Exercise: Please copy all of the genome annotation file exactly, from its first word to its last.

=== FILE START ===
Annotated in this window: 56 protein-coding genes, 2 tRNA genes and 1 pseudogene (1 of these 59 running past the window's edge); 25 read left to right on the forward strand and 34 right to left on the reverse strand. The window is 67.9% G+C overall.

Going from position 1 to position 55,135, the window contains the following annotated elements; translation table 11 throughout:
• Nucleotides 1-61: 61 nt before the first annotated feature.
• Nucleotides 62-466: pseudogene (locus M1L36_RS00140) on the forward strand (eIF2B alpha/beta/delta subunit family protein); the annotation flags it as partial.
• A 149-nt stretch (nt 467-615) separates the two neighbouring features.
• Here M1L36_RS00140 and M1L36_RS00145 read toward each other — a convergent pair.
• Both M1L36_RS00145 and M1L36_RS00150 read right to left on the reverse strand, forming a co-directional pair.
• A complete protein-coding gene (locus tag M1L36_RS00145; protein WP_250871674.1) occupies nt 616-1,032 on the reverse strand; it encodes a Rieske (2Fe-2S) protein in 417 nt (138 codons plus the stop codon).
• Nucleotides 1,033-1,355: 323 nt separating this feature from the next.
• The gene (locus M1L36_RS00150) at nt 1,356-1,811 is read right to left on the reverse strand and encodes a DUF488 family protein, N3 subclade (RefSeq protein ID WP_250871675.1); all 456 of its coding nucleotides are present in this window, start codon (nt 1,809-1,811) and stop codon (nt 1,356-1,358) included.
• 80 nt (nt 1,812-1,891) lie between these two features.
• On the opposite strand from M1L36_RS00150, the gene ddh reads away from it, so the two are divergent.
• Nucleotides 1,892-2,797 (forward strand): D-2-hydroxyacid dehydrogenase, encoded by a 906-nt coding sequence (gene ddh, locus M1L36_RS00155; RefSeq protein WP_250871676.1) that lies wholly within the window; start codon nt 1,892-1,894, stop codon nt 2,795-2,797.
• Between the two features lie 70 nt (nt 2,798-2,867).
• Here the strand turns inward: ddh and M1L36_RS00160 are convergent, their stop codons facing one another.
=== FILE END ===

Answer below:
Annotated in this window: 56 protein-coding genes, 2 tRNA genes and 1 pseudogene (1 of these 59 running past the window's edge); 25 read left to right on the forward strand and 34 right to left on the reverse strand. The window is 67.9% G+C overall.

Going from position 1 to position 55,135, the window contains the following annotated elements; translation table 11 throughout:
• Nucleotides 1-61: 61 nt before the first annotated feature.
• Nucleotides 62-466: pseudogene (locus M1L36_RS00140) on the forward strand (eIF2B alpha/beta/delta subunit family protein); the annotation flags it as partial.
• A 149-nt stretch (nt 467-615) separates the two neighbouring features.
• Here M1L36_RS00140 and M1L36_RS00145 read toward each other — a convergent pair.
• Both M1L36_RS00145 and M1L36_RS00150 read right to left on the reverse strand, forming a co-directional pair.
• A complete protein-coding gene (locus tag M1L36_RS00145; protein WP_250871674.1) occupies nt 616-1,032 on the reverse strand; it encodes a Rieske (2Fe-2S) protein in 417 nt (138 codons plus the stop codon).
• Nucleotides 1,033-1,355: 323 nt separating this feature from the next.
• The gene (locus M1L36_RS00150) at nt 1,356-1,811 is read right to left on the reverse strand and encodes a DUF488 family protein, N3 subclade (RefSeq protein ID WP_250871675.1); all 456 of its coding nucleotides are present in this window, start codon (nt 1,809-1,811) and stop codon (nt 1,356-1,358) included.
• 80 nt (nt 1,812-1,891) lie between these two features.
• On the opposite strand from M1L36_RS00150, the gene ddh reads away from it, so the two are divergent.
• Nucleotides 1,892-2,797 (forward strand): D-2-hydroxyacid dehydrogenase, encoded by a 906-nt coding sequence (gene ddh, locus M1L36_RS00155; RefSeq protein WP_250871676.1) that lies wholly within the window; start codon nt 1,892-1,894, stop codon nt 2,795-2,797.
• Between the two features lie 70 nt (nt 2,798-2,867).
• Here the strand turns inward: ddh and M1L36_RS00160 are convergent, their stop codons facing one another.